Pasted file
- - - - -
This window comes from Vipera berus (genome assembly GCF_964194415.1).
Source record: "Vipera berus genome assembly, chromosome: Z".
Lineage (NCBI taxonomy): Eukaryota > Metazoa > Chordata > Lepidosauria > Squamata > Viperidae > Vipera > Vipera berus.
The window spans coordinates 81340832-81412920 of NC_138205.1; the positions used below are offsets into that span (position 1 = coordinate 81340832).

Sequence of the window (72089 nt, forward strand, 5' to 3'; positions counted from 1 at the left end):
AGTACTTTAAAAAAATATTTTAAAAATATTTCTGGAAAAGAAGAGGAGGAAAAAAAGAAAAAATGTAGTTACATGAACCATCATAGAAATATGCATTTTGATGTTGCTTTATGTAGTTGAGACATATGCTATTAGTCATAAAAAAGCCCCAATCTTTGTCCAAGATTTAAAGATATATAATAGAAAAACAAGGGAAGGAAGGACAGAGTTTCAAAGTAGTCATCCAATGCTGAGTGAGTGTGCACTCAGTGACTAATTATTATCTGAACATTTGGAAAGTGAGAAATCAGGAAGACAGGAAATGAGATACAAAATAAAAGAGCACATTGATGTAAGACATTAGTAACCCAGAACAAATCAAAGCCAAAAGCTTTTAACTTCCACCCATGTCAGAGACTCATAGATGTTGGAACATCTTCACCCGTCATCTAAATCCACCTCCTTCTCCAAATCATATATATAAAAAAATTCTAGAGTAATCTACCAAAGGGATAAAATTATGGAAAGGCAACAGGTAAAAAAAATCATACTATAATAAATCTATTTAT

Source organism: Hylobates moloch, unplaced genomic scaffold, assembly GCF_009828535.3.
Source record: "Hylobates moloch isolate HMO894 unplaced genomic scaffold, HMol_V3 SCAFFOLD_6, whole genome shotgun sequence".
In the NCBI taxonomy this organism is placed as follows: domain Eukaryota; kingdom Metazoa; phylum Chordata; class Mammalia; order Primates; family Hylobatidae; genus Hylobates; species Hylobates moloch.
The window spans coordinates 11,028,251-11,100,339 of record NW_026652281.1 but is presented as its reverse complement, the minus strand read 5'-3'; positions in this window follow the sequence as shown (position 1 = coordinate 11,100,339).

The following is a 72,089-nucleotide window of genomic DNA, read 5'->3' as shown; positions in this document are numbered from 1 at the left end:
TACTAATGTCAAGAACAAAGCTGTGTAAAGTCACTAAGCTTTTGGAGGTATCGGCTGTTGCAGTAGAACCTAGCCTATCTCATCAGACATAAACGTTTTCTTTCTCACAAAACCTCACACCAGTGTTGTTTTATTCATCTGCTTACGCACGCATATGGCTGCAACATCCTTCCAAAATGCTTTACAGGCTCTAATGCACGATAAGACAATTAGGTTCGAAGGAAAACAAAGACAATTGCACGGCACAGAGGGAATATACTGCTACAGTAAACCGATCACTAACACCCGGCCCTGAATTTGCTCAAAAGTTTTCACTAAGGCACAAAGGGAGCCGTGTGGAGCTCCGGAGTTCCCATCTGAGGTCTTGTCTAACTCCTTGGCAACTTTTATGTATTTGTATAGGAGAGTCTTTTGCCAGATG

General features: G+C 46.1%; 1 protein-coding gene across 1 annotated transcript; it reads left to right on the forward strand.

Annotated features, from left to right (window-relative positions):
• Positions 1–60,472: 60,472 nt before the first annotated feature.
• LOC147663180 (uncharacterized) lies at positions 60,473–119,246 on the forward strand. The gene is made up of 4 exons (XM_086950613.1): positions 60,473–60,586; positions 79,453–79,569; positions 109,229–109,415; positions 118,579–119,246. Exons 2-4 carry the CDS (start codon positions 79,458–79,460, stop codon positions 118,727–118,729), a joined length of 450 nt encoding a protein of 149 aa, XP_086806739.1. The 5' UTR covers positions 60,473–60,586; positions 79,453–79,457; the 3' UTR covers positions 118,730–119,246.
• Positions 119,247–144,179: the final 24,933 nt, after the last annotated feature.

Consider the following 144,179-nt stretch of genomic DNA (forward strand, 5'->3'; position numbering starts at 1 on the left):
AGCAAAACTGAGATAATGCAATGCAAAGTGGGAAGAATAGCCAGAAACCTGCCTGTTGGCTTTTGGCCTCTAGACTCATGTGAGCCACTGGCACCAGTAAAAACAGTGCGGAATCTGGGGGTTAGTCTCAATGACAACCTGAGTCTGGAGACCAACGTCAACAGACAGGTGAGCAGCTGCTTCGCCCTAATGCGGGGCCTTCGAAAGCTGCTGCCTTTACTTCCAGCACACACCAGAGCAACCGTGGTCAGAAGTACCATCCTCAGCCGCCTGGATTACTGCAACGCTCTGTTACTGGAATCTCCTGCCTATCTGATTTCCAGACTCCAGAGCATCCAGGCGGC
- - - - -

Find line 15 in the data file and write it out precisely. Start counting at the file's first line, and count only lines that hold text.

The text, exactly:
• Positions 1–60,472: 60,472 nt before the first annotated feature.